Lomborg makes a couple of other recommendations for going forward. He argues that the best way to combat negative effects of climate change is to invest in green innovation: “We should be innovating tomorrow’s technologies rather than erecting today’s inefficient turbines and solar panels”. In the meantime, he advocates for more nuclear energy. He also points out that spending on adaptation will provide more benefits, much faster than investments in today’s renewable energy systems could possibly reduce impacts.
Shellenberger evaluates the current war on nuclear and natural gas fracking by the environmental alarmists. He includes several examples of the hypocrisy of the loudest voices when it comes to the most obvious solutions. His evaluation of concentrated power provided by nuclear and natural gas compared to the dilute energy provided by wind and solar shows that they are obvious choices while we develop better fossil-free alternatives.
In my opinion, both authors are on the same page about a better path going forward. They agree that a wind and solar future will not work and will have bigger negative environmental impact than climate change’s impact. They both endorse nuclear energy and putting a greater emphasis on research and development.
Anyone who reads these books and looks at NY’s climate agenda should be alarmed. We are going down the exact path that both authors show will cost enormous sums of money, hurt more of the world’s poor than help, and will have no effect on global warming itself. Critics have to address the fact that both authors documented their work actually referencing the IPCC science reports and not the summaries provided for policy makers that do not always reflect those documents.
One final note. Both authors base their belief that “global warming is mostly caused by humans” on the results of modeling done by the IPCC. I have enough experience with modeling that I believe those model results are at the lower end of the possibility scale. As a result, I think the potential for the negative climate effects they presume is very low. In other words, I think all their cost/benefit calculations showing benefits to not using solar and wind as the primary source of energy overestimate the costs of climate effects which makes their cost numbers much better.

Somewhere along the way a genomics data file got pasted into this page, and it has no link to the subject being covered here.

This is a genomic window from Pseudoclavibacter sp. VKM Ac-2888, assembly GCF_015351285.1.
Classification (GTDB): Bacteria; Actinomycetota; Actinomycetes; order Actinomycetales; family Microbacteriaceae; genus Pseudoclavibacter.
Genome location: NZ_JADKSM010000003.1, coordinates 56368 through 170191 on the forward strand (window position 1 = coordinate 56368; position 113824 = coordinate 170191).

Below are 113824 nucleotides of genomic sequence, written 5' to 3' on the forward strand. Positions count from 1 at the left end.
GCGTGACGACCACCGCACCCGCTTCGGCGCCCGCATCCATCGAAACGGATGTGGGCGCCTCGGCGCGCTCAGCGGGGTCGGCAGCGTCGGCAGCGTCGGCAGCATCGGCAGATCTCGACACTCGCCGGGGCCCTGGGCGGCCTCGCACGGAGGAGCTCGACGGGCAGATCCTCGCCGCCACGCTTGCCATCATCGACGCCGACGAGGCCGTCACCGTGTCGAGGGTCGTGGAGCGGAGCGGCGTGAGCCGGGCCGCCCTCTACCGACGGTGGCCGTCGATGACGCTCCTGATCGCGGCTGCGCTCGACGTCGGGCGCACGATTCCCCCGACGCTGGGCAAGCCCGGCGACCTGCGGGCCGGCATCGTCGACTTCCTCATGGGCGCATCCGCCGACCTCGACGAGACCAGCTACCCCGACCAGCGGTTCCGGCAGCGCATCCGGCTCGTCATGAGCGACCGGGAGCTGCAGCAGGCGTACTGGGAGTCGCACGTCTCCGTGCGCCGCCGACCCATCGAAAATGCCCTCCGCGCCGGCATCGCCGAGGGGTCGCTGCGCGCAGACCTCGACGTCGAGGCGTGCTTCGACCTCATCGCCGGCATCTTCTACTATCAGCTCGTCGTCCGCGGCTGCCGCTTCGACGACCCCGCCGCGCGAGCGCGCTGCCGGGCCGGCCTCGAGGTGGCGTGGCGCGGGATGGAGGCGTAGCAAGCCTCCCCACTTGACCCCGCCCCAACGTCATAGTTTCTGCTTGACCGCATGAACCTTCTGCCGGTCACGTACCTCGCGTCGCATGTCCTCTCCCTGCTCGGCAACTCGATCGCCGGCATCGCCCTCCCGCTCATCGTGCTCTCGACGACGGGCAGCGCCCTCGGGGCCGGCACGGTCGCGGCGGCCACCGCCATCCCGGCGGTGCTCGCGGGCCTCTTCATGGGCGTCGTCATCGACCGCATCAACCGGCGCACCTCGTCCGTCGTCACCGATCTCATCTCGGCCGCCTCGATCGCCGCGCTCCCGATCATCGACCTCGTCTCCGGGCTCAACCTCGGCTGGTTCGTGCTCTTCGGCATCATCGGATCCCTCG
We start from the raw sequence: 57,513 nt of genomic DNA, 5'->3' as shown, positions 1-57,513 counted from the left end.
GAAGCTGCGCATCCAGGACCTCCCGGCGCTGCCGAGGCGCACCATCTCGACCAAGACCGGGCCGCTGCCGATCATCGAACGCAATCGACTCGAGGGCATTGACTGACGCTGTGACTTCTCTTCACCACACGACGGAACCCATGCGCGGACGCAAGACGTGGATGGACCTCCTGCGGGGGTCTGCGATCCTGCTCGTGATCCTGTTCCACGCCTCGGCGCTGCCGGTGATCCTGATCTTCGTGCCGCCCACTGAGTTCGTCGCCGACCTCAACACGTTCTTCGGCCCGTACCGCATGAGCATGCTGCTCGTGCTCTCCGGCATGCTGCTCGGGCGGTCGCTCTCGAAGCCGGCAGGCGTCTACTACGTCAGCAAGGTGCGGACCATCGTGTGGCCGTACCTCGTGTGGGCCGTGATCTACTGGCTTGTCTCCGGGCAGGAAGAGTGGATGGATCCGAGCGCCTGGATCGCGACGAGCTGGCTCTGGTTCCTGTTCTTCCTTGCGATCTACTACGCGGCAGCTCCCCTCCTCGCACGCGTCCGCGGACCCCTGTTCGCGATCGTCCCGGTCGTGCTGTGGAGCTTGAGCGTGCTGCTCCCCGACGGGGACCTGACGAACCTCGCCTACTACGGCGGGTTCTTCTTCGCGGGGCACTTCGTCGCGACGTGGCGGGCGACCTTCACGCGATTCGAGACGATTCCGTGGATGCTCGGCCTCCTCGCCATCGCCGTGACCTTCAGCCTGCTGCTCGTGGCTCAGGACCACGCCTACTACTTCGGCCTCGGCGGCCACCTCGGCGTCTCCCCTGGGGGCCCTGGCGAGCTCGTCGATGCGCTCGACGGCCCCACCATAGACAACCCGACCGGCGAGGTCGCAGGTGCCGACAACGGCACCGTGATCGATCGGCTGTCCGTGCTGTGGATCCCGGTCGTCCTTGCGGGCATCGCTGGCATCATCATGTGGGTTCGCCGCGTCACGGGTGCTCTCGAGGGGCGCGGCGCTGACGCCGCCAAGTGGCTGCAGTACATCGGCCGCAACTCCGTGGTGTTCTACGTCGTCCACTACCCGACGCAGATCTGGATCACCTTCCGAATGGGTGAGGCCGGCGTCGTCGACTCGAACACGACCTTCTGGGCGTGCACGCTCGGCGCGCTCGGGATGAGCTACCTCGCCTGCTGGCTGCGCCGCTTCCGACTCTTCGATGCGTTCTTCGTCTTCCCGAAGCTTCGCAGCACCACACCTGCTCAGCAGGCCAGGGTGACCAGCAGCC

The ultimate problem with the modeling is that they cannot simulate clouds. In order to solve the physical equations in a global climate the world has to be divided up into a three-dimensional grid. The equations are calculated for each grid cell and repeated to generate a forecast. My particular problem is that the grid cell size needed in order to do these calculations are on the order of 100 km horizontally, the vertical height is often 1 km and they do the calculations every 30 minutes or so. As a result, the models cannot simulate clouds. Instead the climate modelers develop parameters to project the effect of global warming on clouds. That single parametrization is a big enough driver of climate that this model component alone could dominate the GCM projections. This uncertainty is well understood in climate science by those who have worked with these models. However, the problems with parameterization is not well understood and its ramifications on the policy decisions is poorly understood by most of those who advocate eliminating fossil fuel use.